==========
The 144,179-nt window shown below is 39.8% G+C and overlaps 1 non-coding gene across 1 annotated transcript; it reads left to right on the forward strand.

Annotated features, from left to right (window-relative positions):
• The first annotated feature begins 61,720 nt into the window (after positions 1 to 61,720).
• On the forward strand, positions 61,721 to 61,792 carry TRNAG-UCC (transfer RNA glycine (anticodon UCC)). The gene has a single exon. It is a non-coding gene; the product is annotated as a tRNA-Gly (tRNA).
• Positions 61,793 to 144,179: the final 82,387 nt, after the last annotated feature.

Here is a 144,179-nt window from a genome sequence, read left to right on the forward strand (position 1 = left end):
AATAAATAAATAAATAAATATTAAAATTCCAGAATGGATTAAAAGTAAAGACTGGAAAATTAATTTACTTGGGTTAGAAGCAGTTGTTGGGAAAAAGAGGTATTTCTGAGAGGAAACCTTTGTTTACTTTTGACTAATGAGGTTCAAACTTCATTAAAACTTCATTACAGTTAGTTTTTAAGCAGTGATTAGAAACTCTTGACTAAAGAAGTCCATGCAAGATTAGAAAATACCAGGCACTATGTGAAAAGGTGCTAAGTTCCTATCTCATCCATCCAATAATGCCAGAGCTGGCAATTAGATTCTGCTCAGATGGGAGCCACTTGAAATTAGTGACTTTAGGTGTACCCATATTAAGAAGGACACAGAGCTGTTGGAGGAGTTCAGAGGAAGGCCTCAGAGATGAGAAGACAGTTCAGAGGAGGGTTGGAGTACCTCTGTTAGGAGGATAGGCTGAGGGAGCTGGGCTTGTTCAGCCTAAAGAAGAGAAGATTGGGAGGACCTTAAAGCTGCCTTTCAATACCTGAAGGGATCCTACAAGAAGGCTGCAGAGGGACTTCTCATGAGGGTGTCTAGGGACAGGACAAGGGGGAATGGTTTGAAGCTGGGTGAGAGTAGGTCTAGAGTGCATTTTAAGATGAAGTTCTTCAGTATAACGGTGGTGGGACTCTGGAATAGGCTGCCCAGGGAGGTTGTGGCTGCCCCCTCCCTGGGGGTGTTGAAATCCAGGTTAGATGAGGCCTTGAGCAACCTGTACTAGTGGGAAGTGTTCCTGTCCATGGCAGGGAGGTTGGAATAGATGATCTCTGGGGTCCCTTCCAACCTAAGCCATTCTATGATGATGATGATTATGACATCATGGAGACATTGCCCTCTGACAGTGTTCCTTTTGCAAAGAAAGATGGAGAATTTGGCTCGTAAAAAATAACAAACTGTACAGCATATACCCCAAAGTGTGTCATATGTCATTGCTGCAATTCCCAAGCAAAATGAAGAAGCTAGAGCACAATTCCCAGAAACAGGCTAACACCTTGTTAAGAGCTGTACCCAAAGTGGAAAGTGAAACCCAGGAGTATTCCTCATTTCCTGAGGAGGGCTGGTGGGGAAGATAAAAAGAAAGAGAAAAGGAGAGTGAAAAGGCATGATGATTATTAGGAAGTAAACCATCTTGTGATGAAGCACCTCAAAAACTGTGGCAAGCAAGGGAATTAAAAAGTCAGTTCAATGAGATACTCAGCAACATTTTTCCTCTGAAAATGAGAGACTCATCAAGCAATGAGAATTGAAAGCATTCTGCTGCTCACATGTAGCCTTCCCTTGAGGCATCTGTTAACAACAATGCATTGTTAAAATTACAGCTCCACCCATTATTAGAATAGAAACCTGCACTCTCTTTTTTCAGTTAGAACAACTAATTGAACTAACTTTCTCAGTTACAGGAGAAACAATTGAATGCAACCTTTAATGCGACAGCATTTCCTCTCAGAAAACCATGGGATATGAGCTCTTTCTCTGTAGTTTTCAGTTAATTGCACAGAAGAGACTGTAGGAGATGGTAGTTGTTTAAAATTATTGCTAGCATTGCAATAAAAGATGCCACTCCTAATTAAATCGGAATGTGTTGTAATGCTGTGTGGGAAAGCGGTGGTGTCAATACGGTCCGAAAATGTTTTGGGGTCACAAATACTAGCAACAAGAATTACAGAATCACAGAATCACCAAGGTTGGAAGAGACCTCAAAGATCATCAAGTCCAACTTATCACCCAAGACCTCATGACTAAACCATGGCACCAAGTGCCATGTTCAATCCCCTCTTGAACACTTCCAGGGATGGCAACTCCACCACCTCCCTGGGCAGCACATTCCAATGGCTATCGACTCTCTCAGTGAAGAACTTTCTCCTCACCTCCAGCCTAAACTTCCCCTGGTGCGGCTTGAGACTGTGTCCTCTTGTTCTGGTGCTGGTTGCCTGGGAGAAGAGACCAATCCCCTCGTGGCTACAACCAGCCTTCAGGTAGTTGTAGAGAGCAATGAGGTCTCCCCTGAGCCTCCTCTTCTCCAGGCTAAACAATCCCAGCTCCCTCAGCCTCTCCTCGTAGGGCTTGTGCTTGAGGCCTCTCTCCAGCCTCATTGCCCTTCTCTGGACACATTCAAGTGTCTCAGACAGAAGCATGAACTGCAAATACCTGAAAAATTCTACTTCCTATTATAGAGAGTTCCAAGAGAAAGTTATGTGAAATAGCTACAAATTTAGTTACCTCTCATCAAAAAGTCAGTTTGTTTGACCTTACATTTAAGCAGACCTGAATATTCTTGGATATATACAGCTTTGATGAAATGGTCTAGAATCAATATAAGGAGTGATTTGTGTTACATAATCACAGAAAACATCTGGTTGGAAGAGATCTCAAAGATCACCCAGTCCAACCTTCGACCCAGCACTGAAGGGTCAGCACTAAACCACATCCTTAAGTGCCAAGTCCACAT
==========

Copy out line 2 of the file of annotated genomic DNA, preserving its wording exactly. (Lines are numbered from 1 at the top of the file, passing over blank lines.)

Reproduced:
Annotated features, from left to right (window-relative positions):